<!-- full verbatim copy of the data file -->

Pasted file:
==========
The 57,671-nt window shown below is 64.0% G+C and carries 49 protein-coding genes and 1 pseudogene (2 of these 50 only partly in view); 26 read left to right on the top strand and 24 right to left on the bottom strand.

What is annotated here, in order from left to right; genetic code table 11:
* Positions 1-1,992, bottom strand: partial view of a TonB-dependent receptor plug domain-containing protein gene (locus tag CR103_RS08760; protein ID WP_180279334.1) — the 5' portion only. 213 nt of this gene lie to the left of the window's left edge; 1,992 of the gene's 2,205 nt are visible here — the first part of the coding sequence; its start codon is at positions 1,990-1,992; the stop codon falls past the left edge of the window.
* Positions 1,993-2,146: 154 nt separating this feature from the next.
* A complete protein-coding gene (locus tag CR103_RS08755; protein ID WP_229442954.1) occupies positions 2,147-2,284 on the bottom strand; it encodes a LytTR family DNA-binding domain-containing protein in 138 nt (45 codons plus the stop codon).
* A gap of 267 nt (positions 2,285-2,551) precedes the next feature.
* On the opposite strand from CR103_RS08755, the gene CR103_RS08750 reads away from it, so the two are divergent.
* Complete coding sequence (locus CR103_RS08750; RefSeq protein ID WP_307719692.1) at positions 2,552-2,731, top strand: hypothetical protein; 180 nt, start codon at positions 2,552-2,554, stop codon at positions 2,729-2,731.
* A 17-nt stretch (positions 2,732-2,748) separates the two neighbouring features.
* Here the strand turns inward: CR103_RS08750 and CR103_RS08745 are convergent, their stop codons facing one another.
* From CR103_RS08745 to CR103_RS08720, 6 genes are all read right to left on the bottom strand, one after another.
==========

The 57,671-nt window shown below is 64.0% G+C and carries 49 protein-coding genes and 1 pseudogene (2 of these 50 only partly in view); 26 read left to right on the top strand and 24 right to left on the bottom strand.

What is annotated here, in order from left to right; genetic code table 11:
* Positions 1-1,992, bottom strand: partial view of a TonB-dependent receptor plug domain-containing protein gene (locus tag CR103_RS08760; protein ID WP_180279334.1) — the 5' portion only. 213 nt of this gene lie to the left of the window's left edge; 1,992 of the gene's 2,205 nt are visible here — the first part of the coding sequence; its start codon is at positions 1,990-1,992; the stop codon falls past the left edge of the window.
* Positions 1,993-2,146: 154 nt separating this feature from the next.
* A complete protein-coding gene (locus tag CR103_RS08755; protein ID WP_229442954.1) occupies positions 2,147-2,284 on the bottom strand; it encodes a LytTR family DNA-binding domain-containing protein in 138 nt (45 codons plus the stop codon).
* A gap of 267 nt (positions 2,285-2,551) precedes the next feature.
* On the opposite strand from CR103_RS08755, the gene CR103_RS08750 reads away from it, so the two are divergent.
* Complete coding sequence (locus CR103_RS08750; RefSeq protein ID WP_307719692.1) at positions 2,552-2,731, top strand: hypothetical protein; 180 nt, start codon at positions 2,552-2,554, stop codon at positions 2,729-2,731.
* A 17-nt stretch (positions 2,732-2,748) separates the two neighbouring features.
* Here the strand turns inward: CR103_RS08750 and CR103_RS08745 are convergent, their stop codons facing one another.
* From CR103_RS08745 to CR103_RS08720, 6 genes are all read right to left on the bottom strand, one after another.